VATICAN CITY (AP) — A delegation representing Venezuelan Opposition Leader Juan Guaidó met yesterday with Vatican officials as the Holy See weighs a request from socialist President Nicholás Maduro to intervene in the country’s political crisis.
Officials from the Secretariat of State expressed Pope Francis’ sympathy to all Venezuelans who are suffering, the Vatican said. Spokesman Alessandro Gisotti said “the grave concern was underlined that a just and peaceful solution be urgently sought to overcome the crisis, respecting human rights and seeking the good of all of the inhabitants of the country and avoiding bloodshed”.
The Vatican didn’t say who participated, but the delegation was photographed with Monsignor Edgar Peña Parra, the Venezuelan-born “substitute,” or deputy secretary of state. His boss is Cardinal Pietro Parolin, a Venezuela expert stemming from his years as the Vatican’s ambassador to Caracas.
Maduro has asked the Vatican to help launch talks. Francis has said both sides must request external mediation and expressed a willingness to sound out Guaido’s camp.
The Venezuelan delegation later met with the Italian interior and foreign ministers. Italy’s populist government, which splits power between the right-wing League and the anti-establishment 5-Star Movement, has not joined other countries in lining up to back Guaido.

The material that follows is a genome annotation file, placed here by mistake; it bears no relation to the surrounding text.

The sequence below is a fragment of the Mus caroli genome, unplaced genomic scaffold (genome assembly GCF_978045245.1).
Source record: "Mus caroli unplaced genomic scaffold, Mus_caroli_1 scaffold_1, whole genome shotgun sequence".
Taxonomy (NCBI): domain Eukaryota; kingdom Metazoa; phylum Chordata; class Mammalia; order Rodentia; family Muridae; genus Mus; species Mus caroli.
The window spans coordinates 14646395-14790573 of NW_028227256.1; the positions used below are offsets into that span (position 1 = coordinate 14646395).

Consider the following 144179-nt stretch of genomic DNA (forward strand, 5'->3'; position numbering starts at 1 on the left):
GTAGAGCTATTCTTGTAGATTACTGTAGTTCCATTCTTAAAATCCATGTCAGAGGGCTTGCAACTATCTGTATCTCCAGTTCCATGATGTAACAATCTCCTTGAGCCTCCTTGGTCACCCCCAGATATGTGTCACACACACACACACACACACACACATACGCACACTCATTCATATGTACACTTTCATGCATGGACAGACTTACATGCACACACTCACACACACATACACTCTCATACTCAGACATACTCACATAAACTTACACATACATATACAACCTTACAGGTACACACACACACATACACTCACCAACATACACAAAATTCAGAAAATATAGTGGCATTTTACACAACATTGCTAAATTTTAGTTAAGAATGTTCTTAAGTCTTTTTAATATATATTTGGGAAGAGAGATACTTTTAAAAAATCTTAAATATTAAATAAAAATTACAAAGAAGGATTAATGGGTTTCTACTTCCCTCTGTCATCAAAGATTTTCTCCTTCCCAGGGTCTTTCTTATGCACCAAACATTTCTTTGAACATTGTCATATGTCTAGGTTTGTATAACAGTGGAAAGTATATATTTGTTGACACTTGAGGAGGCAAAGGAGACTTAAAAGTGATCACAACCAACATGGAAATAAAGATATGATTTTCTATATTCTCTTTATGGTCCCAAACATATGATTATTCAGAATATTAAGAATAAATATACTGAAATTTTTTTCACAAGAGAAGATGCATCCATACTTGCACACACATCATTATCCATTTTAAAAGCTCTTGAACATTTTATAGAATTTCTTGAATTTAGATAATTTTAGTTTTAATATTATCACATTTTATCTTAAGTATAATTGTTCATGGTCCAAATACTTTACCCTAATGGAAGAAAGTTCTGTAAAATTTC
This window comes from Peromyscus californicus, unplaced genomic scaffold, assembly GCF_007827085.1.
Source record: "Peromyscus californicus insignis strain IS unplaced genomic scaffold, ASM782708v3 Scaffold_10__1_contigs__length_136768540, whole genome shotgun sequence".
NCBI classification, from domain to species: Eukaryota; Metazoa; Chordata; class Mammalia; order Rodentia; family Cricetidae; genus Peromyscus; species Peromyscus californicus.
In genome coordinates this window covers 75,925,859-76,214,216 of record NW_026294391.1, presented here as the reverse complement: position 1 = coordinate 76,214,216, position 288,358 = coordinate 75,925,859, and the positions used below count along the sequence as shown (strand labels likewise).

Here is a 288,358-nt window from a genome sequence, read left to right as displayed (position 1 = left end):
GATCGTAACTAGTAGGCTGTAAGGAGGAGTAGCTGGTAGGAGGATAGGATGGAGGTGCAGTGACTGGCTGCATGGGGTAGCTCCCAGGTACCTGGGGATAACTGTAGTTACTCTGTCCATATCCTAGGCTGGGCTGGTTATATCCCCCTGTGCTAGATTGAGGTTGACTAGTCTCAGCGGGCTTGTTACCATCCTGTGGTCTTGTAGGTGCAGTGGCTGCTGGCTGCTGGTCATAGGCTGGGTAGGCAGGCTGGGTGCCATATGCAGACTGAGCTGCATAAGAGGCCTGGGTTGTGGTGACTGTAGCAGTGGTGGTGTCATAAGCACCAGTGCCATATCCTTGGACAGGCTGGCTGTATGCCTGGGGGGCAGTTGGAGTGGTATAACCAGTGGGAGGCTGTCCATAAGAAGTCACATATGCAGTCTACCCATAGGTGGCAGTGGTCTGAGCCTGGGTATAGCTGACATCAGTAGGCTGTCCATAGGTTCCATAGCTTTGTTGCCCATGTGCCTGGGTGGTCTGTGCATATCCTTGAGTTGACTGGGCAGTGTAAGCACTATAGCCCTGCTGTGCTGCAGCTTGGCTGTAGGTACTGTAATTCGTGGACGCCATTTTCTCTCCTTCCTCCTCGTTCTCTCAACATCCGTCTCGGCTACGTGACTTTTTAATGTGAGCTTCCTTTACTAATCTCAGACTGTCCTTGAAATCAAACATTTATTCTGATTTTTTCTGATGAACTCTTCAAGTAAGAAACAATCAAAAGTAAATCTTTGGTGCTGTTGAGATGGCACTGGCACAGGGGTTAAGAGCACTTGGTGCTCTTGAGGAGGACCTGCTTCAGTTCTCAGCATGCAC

The Italian Foreign Ministry identified the delegation members as Francisco Sucre, president of the foreign affairs commission of the anti-Maduro National Assembly; former Caracas Mayor Antonio Ledezm, and Rodrigo Diamanti, an activist whom the ministry identified as Guaido’s representative.
The wife of Ledezma, Mitzy De Ledezma, told reporters the message from the delegation to the Italians was clear: “That they will support our current president, who is Juan Guiado, a democratic president that God willing will bring the next Venezuela toward a democratic transition under the flag of democracy, which is what we mainly need in our country.”